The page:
Almost nothing the British colonists of The Chant of Jimmie Blacksmith (1979) say and do apropos of the Australian aboriginal natives is morally right, and this goes for the minister, the Rev. Neville, too. (An exception is a schoolmaster called McCready.) Among the natives, who are black, is Jimmie Blacksmith, half-white, a cheerful, sometimes coarse but intelligent young man guided by Neville. Jimmie is cruelly mistreated by white employers, given to withholding wages, references, etc. Things get worse after the self-improving fellow marries a white girl who unexpectedly gives birth to a white baby, a child of fornication. With three mouths to feed, including his own, Jimmie still encounters stinginess and exploitation until he snaps. He begins to murder with a gun the unfeeling whites.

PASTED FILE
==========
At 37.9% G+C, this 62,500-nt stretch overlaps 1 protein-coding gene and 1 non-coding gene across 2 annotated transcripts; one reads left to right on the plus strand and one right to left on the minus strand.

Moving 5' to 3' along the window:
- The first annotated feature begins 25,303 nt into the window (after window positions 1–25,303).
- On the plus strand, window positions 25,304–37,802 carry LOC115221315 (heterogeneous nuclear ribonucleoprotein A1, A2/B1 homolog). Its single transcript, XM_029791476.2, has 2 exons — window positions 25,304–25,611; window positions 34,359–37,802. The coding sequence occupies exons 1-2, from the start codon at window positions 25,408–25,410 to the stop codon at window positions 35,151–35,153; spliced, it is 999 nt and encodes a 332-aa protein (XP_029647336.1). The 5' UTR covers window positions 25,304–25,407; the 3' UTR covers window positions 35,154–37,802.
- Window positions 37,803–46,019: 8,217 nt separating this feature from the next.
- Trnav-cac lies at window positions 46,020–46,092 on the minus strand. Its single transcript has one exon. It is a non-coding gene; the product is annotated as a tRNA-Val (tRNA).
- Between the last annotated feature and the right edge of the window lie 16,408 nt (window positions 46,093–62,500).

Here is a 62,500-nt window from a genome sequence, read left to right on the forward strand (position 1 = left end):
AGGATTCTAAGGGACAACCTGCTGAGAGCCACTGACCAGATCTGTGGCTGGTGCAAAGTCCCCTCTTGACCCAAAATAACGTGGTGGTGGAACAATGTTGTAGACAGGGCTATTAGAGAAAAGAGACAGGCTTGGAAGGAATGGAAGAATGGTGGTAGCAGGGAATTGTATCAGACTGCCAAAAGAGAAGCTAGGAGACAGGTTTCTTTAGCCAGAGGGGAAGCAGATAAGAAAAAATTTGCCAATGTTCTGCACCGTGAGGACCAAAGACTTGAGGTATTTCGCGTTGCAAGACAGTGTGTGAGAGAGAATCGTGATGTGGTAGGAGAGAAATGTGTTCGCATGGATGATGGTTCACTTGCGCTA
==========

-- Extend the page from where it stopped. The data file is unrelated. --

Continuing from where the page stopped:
The film, by Fred Schepisi, lacks a wholly satisfying plot, as when Jimmie hires on as a police officer. Its honesty sometimes slips. Usually having a brutal honesty, however, Chant rightly asks us to muster compassion for the desperate Jimmie. We do so, appreciating what is tragic and bloody art (based on a novel by Thomas Keneally). But the film is also “modern” enough to libel Christianity, for one character mentions that Jimmie has been buggered by the faith. I don’t see this as being the truth.

The picture stars Tommy Lewis, Ray Barrett and a magnificent Peter Carroll as McCready.